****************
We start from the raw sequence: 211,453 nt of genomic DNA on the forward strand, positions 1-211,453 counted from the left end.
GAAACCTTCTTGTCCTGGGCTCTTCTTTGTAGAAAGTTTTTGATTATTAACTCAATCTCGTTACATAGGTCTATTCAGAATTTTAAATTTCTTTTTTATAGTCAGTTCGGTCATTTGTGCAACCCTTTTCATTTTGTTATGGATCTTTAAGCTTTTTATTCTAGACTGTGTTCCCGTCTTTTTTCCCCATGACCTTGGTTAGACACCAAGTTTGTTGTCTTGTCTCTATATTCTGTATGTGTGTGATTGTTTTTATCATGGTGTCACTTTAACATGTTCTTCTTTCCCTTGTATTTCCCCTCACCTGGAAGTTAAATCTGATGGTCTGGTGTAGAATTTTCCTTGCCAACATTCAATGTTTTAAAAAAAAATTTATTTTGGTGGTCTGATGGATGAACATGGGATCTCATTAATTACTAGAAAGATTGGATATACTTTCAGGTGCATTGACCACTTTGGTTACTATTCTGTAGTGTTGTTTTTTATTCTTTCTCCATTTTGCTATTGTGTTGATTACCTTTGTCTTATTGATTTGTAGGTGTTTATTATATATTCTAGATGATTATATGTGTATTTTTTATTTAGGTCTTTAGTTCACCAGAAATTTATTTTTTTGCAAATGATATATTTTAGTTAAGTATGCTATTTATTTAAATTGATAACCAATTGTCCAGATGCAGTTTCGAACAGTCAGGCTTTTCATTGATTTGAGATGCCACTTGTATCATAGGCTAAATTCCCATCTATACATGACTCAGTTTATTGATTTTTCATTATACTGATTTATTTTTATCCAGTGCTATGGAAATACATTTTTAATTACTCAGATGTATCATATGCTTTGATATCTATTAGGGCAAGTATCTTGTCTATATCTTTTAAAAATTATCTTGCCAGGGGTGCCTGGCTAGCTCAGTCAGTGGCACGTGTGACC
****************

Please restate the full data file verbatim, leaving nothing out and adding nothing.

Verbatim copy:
We start from the raw sequence: 211,453 nt of genomic DNA on the forward strand, positions 1-211,453 counted from the left end.
GAAACCTTCTTGTCCTGGGCTCTTCTTTGTAGAAAGTTTTTGATTATTAACTCAATCTCGTTACATAGGTCTATTCAGAATTTTAAATTTCTTTTTTATAGTCAGTTCGGTCATTTGTGCAACCCTTTTCATTTTGTTATGGATCTTTAAGCTTTTTATTCTAGACTGTGTTCCCGTCTTTTTTCCCCATGACCTTGGTTAGACACCAAGTTTGTTGTCTTGTCTCTATATTCTGTATGTGTGTGATTGTTTTTATCATGGTGTCACTTTAACATGTTCTTCTTTCCCTTGTATTTCCCCTCACCTGGAAGTTAAATCTGATGGTCTGGTGTAGAATTTTCCTTGCCAACATTCAATGTTTTAAAAAAAAATTTATTTTGGTGGTCTGATGGATGAACATGGGATCTCATTAATTACTAGAAAGATTGGATATACTTTCAGGTGCATTGACCACTTTGGTTACTATTCTGTAGTGTTGTTTTTTATTCTTTCTCCATTTTGCTATTGTGTTGATTACCTTTGTCTTATTGATTTGTAGGTGTTTATTATATATTCTAGATGATTATATGTGTATTTTTTATTTAGGTCTTTAGTTCACCAGAAATTTATTTTTTTGCAAATGATATATTTTAGTTAAGTATGCTATTTATTTAAATTGATAACCAATTGTCCAGATGCAGTTTCGAACAGTCAGGCTTTTCATTGATTTGAGATGCCACTTGTATCATAGGCTAAATTCCCATCTATACATGACTCAGTTTATTGATTTTTCATTATACTGATTTATTTTTATCCAGTGCTATGGAAATACATTTTTAATTACTCAGATGTATCATATGCTTTGATATCTATTAGGGCAAGTATCTTGTCTATATCTTTTAAAAATTATCTTGCCAGGGGTGCCTGGCTAGCTCAGTCAGTGGCACGTGTGACC